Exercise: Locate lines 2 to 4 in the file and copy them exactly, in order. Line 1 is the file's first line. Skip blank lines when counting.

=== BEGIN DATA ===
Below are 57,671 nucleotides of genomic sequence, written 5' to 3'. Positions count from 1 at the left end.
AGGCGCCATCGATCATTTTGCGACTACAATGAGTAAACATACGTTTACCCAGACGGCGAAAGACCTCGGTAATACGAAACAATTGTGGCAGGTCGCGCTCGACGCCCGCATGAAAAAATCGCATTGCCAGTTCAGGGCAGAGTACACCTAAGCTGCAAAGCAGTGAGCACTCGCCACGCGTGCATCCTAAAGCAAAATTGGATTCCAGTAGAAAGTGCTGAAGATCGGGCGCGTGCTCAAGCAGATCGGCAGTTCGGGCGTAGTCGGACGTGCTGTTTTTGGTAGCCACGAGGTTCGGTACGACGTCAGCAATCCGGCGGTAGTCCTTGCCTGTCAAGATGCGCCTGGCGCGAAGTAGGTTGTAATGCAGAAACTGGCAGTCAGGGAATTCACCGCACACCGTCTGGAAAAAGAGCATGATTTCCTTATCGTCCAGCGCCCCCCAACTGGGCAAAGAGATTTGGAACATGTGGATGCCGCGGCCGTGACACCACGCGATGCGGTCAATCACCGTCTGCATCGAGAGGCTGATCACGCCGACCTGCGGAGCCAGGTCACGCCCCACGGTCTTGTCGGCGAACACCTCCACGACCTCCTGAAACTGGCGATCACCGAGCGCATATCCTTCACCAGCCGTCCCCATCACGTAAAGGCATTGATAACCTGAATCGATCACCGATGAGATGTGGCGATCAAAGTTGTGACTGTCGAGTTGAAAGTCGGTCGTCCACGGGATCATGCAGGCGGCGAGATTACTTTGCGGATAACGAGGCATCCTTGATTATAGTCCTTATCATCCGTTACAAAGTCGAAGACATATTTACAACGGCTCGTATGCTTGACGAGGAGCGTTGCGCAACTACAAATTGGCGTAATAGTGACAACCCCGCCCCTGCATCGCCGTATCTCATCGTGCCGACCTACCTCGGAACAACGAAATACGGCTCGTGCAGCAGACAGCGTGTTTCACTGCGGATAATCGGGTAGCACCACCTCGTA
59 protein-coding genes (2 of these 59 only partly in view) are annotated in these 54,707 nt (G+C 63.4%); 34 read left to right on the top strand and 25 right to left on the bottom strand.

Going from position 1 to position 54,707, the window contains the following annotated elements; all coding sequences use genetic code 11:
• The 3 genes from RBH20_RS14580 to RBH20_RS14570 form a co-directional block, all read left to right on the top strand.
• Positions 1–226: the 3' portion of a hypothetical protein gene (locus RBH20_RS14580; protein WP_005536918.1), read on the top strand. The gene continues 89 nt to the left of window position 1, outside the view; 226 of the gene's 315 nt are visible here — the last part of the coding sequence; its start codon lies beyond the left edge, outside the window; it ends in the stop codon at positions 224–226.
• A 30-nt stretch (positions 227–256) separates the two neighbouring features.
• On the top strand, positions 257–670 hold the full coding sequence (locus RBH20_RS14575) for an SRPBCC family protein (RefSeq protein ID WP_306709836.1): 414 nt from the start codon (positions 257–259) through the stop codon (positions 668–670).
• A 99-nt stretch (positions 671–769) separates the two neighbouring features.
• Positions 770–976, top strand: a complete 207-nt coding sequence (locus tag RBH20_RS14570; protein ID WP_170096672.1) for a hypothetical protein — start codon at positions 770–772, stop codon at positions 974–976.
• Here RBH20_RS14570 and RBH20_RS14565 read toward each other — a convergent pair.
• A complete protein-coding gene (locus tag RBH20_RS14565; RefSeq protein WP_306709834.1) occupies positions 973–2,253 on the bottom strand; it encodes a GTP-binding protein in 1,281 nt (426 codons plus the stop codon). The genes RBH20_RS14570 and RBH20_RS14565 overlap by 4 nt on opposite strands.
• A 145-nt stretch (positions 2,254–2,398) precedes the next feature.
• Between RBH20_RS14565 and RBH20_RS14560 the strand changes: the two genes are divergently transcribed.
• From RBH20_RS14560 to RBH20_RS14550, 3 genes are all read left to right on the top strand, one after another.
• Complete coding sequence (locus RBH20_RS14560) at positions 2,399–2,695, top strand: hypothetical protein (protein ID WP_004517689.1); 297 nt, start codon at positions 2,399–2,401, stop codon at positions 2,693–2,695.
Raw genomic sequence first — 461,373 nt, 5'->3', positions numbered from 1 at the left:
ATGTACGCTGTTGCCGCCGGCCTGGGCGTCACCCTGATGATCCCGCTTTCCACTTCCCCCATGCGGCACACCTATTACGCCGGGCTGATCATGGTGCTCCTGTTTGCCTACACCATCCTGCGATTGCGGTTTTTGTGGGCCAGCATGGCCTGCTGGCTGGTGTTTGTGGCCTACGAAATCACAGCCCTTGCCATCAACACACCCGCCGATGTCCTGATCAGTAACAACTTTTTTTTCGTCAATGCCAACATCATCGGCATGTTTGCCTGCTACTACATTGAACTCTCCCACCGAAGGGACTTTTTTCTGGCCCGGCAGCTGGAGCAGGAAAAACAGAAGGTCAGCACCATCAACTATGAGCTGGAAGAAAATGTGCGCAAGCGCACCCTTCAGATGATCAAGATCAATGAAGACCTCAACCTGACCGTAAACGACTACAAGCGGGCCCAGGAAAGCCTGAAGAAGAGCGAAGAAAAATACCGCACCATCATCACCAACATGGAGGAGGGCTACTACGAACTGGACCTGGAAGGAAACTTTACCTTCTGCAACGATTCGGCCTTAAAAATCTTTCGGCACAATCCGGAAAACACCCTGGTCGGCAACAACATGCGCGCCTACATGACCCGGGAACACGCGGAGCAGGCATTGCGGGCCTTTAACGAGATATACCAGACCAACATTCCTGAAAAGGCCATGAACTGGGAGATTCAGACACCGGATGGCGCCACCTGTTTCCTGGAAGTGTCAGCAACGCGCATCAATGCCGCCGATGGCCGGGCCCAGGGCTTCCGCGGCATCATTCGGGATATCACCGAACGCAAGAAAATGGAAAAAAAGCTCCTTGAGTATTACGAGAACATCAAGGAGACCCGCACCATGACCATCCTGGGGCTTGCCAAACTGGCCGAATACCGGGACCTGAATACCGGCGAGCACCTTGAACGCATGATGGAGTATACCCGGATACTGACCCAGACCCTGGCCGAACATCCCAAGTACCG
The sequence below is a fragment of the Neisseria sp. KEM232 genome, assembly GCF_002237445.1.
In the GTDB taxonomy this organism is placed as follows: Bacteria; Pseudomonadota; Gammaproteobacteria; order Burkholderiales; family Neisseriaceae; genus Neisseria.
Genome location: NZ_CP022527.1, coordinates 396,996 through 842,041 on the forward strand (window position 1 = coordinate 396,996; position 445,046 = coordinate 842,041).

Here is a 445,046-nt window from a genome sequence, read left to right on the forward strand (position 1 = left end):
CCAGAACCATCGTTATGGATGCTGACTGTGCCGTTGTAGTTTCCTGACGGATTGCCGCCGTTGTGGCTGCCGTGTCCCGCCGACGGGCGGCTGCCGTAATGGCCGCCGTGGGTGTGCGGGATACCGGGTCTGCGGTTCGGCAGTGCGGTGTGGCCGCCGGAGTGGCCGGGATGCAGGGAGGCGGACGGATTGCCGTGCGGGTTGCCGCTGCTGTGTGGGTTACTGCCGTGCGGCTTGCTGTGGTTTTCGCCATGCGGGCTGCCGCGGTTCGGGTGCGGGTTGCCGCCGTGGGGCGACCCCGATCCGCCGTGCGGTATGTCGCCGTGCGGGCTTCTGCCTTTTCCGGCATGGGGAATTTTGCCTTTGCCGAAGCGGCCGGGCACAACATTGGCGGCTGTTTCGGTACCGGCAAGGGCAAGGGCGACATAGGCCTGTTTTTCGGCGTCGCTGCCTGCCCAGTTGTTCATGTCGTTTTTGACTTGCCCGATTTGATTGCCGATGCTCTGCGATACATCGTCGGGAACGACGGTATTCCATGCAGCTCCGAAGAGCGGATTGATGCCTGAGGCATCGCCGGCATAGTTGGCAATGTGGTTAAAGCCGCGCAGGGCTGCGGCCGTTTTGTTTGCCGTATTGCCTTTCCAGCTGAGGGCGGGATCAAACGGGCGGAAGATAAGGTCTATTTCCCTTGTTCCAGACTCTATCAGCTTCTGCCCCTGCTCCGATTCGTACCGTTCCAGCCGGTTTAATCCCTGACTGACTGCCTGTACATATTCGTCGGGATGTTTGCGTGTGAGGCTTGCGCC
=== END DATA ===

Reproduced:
AGGCGCCATCGATCATTTTGCGACTACAATGAGTAAACATACGTTTACCCAGACGGCGAAAGACCTCGGTAATACGAAACAATTGTGGCAGGTCGCGCTCGACGCCCGCATGAAAAAATCGCATTGCCAGTTCAGGGCAGAGTACACCTAAGCTGCAAAGCAGTGAGCACTCGCCACGCGTGCATCCTAAAGCAAAATTGGATTCCAGTAGAAAGTGCTGAAGATCGGGCGCGTGCTCAAGCAGATCGGCAGTTCGGGCGTAGTCGGACGTGCTGTTTTTGGTAGCCACGAGGTTCGGTACGACGTCAGCAATCCGGCGGTAGTCCTTGCCTGTCAAGATGCGCCTGGCGCGAAGTAGGTTGTAATGCAGAAACTGGCAGTCAGGGAATTCACCGCACACCGTCTGGAAAAAGAGCATGATTTCCTTATCGTCCAGCGCCCCCCAACTGGGCAAAGAGATTTGGAACATGTGGATGCCGCGGCCGTGACACCACGCGATGCGGTCAATCACCGTCTGCATCGAGAGGCTGATCACGCCGACCTGCGGAGCCAGGTCACGCCCCACGGTCTTGTCGGCGAACACCTCCACGACCTCCTGAAACTGGCGATCACCGAGCGCATATCCTTCACCAGCCGTCCCCATCACGTAAAGGCATTGATAACCTGAATCGATCACCGATGAGATGTGGCGATCAAAGTTGTGACTGTCGAGTTGAAAGTCGGTCGTCCACGGGATCATGCAGGCGGCGAGATTACTTTGCGGATAACGAGGCATCCTTGATTATAGTCCTTATCATCCGTTACAAAGTCGAAGACATATTTACAACGGCTCGTATGCTTGACGAGGAGCGTTGCGCAACTACAAATTGGCGTAATAGTGACAACCCCGCCCCTGCATCGCCGTATCTCATCGTGCCGACCTACCTCGGAACAACGAAATACGGCTCGTGCAGCAGACAGCGTGTTTCACTGCGGATAATCGGGTAGCACCACCTCGTA
59 protein-coding genes (2 of these 59 only partly in view) are annotated in these 54,707 nt (G+C 63.4%); 34 read left to right on the top strand and 25 right to left on the bottom strand.

Going from position 1 to position 54,707, the window contains the following annotated elements; all coding sequences use genetic code 11: